Scale Mismatches, Conservation Planning, and the Value of Social-Network Analyses

Guerrero, A.M., McAllister, R.R.J., Corcoran, J. and Wilson, K.A. (2013), Scale Mismatches, Conservation Planning, and the Value of Social-Network Analyses. Conservation Biology, 27: 35–44. doi: 10.1111/j.1523-1739.2012.01964.x 

Abstract

Many of the challenges conservation professionals face can be framed as scale mismatches. The problem of scale mismatch occurs when the planning for and implementation of conservation actions is at a scale that does not reflect the scale of the conservation problem. The challenges in conservation planning related to scale mismatch include ecosystem or ecological process transcendence of governance boundaries; limited availability of fine-resolution data; lack of operational capacity for implementation; lack of understanding of social-ecological system components; threats to ecological diversity that operate at diverse spatial and temporal scales; mismatch between funding and the long-term nature of ecological processes; rate of action implementation that does not reflect the rate of change of the ecological system; lack of appropriate indicators for monitoring activities; and occurrence of ecological change at scales smaller or larger than the scale of implementation or monitoring. Not recognizing and accounting for these challenges when planning for conservation can result in actions that do not address the multiscale nature of conservation problems and that do not achieve conservation objectives. Social networks link organizations and individuals across space and time and determine the scale of conservation actions; thus, an understanding of the social networks associated with conservation planning will help determine the potential for implementing conservation actions at the required scales. Social-network analyses can be used to explore whether these networks constrain or enable key social processes and how multiple scales of action are linked. Results of network analyses can be used to mitigate scale mismatches in assessing, planning, implementing, and monitoring conservation projects.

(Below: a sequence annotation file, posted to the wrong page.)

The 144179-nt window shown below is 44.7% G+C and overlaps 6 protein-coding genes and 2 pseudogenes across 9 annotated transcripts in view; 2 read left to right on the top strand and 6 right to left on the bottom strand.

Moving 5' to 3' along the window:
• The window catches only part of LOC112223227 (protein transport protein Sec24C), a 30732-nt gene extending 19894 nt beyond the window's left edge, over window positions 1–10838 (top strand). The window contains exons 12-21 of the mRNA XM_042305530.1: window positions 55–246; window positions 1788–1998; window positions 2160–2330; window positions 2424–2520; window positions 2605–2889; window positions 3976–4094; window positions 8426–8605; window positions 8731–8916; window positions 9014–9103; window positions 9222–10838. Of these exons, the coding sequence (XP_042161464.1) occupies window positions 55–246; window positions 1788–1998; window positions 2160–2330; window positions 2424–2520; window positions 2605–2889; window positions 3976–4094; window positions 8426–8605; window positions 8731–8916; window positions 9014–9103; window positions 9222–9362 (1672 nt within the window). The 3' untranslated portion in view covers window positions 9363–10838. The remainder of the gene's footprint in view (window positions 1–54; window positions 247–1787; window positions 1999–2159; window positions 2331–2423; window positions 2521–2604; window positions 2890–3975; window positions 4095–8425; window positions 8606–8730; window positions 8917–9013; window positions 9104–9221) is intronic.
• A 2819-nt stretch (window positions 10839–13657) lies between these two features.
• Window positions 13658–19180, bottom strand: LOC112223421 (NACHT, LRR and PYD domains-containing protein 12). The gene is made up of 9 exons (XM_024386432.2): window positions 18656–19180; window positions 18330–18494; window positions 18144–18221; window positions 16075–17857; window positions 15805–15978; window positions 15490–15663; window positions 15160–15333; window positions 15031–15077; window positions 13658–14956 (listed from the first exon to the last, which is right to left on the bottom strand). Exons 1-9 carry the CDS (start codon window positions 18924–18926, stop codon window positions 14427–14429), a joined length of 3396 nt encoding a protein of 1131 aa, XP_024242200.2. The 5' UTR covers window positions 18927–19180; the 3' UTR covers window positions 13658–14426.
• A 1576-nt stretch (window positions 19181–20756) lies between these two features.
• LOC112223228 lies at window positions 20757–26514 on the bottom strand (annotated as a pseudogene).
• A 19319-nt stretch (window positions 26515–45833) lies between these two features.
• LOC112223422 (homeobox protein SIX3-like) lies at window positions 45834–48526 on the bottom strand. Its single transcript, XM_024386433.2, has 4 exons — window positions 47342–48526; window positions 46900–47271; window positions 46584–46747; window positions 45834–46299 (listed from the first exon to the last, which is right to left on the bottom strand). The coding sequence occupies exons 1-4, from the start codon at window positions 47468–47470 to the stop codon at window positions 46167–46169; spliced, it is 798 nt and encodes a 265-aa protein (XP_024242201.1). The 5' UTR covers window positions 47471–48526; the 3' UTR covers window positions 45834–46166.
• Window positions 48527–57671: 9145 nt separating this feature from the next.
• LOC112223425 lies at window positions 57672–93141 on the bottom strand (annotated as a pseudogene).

Does more mean less? The value of information for conservation planning under sea level rise

Runting, R. K., Wilson, K. A. and Rhodes, J. R. (2013), Does more mean less? The value of information for conservation planning under sea level rise. Global Change Biology, 19: 352–363. doi: 10.1111/gcb.12064

Abstract